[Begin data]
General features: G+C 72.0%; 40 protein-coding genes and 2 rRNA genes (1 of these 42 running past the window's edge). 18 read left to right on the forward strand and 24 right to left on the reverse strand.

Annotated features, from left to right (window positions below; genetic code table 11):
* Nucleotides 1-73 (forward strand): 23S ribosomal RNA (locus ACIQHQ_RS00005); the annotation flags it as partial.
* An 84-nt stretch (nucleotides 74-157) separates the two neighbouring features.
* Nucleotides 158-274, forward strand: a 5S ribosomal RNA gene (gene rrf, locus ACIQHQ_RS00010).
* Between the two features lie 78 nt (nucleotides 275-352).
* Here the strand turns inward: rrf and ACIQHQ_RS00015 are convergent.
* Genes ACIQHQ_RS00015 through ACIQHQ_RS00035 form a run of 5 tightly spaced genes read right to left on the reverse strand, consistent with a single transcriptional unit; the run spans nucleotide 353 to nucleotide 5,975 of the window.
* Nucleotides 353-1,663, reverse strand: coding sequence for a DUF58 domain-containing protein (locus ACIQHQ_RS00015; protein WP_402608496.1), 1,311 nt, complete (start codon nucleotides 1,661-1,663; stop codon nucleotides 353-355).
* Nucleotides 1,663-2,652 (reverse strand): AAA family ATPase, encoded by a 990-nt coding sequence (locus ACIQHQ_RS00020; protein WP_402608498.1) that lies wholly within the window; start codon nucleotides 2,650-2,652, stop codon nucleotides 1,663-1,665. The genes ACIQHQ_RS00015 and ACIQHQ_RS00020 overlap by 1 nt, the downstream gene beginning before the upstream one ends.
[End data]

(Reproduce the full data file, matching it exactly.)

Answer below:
General features: G+C 72.0%; 40 protein-coding genes and 2 rRNA genes (1 of these 42 running past the window's edge). 18 read left to right on the forward strand and 24 right to left on the reverse strand.

Annotated features, from left to right (window positions below; genetic code table 11):
* Nucleotides 1-73 (forward strand): 23S ribosomal RNA (locus ACIQHQ_RS00005); the annotation flags it as partial.
* An 84-nt stretch (nucleotides 74-157) separates the two neighbouring features.
* Nucleotides 158-274, forward strand: a 5S ribosomal RNA gene (gene rrf, locus ACIQHQ_RS00010).
* Between the two features lie 78 nt (nucleotides 275-352).
* Here the strand turns inward: rrf and ACIQHQ_RS00015 are convergent.
* Genes ACIQHQ_RS00015 through ACIQHQ_RS00035 form a run of 5 tightly spaced genes read right to left on the reverse strand, consistent with a single transcriptional unit; the run spans nucleotide 353 to nucleotide 5,975 of the window.
* Nucleotides 353-1,663, reverse strand: coding sequence for a DUF58 domain-containing protein (locus ACIQHQ_RS00015; protein WP_402608496.1), 1,311 nt, complete (start codon nucleotides 1,661-1,663; stop codon nucleotides 353-355).
* Nucleotides 1,663-2,652 (reverse strand): AAA family ATPase, encoded by a 990-nt coding sequence (locus ACIQHQ_RS00020; protein WP_402608498.1) that lies wholly within the window; start codon nucleotides 2,650-2,652, stop codon nucleotides 1,663-1,665. The genes ACIQHQ_RS00015 and ACIQHQ_RS00020 overlap by 1 nt, the downstream gene beginning before the upstream one ends.